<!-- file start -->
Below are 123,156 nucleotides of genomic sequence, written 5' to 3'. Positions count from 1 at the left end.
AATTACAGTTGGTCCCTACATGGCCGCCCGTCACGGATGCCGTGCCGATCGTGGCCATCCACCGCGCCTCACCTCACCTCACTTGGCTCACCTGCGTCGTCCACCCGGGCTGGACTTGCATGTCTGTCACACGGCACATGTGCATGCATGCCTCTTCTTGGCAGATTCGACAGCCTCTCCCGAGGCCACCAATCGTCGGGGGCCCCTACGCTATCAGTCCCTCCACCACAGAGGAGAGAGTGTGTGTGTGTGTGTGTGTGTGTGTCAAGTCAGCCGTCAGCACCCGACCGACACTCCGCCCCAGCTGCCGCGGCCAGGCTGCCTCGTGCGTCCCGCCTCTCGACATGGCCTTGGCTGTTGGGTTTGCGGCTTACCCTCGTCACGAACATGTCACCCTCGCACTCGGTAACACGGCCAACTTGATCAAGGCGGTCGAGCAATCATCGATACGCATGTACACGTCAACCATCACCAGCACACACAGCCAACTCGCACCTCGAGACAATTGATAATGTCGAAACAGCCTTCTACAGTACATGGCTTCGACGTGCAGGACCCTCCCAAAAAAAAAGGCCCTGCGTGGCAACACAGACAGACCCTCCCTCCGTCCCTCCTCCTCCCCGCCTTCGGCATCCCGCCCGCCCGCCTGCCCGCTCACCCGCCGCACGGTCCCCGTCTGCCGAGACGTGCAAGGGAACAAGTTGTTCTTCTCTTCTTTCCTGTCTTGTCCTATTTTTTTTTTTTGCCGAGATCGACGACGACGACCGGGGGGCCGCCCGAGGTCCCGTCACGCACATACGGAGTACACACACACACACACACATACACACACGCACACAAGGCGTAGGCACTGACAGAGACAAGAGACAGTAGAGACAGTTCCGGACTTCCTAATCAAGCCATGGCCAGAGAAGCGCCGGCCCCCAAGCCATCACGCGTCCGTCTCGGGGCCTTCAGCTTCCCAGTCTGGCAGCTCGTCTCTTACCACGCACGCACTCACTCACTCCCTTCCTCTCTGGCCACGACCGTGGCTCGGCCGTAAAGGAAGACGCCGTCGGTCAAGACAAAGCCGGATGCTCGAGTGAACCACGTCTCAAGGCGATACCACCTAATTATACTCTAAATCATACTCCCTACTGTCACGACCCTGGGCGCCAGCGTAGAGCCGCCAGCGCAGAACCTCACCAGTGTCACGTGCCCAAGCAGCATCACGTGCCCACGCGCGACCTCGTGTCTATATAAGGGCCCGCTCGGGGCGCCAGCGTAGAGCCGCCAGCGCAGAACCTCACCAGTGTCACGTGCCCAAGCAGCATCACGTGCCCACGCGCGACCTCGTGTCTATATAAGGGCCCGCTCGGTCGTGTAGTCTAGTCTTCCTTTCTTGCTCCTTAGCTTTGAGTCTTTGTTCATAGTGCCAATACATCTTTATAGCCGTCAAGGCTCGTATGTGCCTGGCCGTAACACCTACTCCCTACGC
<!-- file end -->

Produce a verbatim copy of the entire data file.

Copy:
Below are 123,156 nucleotides of genomic sequence, written 5' to 3'. Positions count from 1 at the left end.
AATTACAGTTGGTCCCTACATGGCCGCCCGTCACGGATGCCGTGCCGATCGTGGCCATCCACCGCGCCTCACCTCACCTCACTTGGCTCACCTGCGTCGTCCACCCGGGCTGGACTTGCATGTCTGTCACACGGCACATGTGCATGCATGCCTCTTCTTGGCAGATTCGACAGCCTCTCCCGAGGCCACCAATCGTCGGGGGCCCCTACGCTATCAGTCCCTCCACCACAGAGGAGAGAGTGTGTGTGTGTGTGTGTGTGTGTGTCAAGTCAGCCGTCAGCACCCGACCGACACTCCGCCCCAGCTGCCGCGGCCAGGCTGCCTCGTGCGTCCCGCCTCTCGACATGGCCTTGGCTGTTGGGTTTGCGGCTTACCCTCGTCACGAACATGTCACCCTCGCACTCGGTAACACGGCCAACTTGATCAAGGCGGTCGAGCAATCATCGATACGCATGTACACGTCAACCATCACCAGCACACACAGCCAACTCGCACCTCGAGACAATTGATAATGTCGAAACAGCCTTCTACAGTACATGGCTTCGACGTGCAGGACCCTCCCAAAAAAAAAGGCCCTGCGTGGCAACACAGACAGACCCTCCCTCCGTCCCTCCTCCTCCCCGCCTTCGGCATCCCGCCCGCCCGCCTGCCCGCTCACCCGCCGCACGGTCCCCGTCTGCCGAGACGTGCAAGGGAACAAGTTGTTCTTCTCTTCTTTCCTGTCTTGTCCTATTTTTTTTTTTTGCCGAGATCGACGACGACGACCGGGGGGCCGCCCGAGGTCCCGTCACGCACATACGGAGTACACACACACACACACACATACACACACGCACACAAGGCGTAGGCACTGACAGAGACAAGAGACAGTAGAGACAGTTCCGGACTTCCTAATCAAGCCATGGCCAGAGAAGCGCCGGCCCCCAAGCCATCACGCGTCCGTCTCGGGGCCTTCAGCTTCCCAGTCTGGCAGCTCGTCTCTTACCACGCACGCACTCACTCACTCCCTTCCTCTCTGGCCACGACCGTGGCTCGGCCGTAAAGGAAGACGCCGTCGGTCAAGACAAAGCCGGATGCTCGAGTGAACCACGTCTCAAGGCGATACCACCTAATTATACTCTAAATCATACTCCCTACTGTCACGACCCTGGGCGCCAGCGTAGAGCCGCCAGCGCAGAACCTCACCAGTGTCACGTGCCCAAGCAGCATCACGTGCCCACGCGCGACCTCGTGTCTATATAAGGGCCCGCTCGGGGCGCCAGCGTAGAGCCGCCAGCGCAGAACCTCACCAGTGTCACGTGCCCAAGCAGCATCACGTGCCCACGCGCGACCTCGTGTCTATATAAGGGCCCGCTCGGTCGTGTAGTCTAGTCTTCCTTTCTTGCTCCTTAGCTTTGAGTCTTTGTTCATAGTGCCAATACATCTTTATAGCCGTCAAGGCTCGTATGTGCCTGGCCGTAACACCTACTCCCTACGC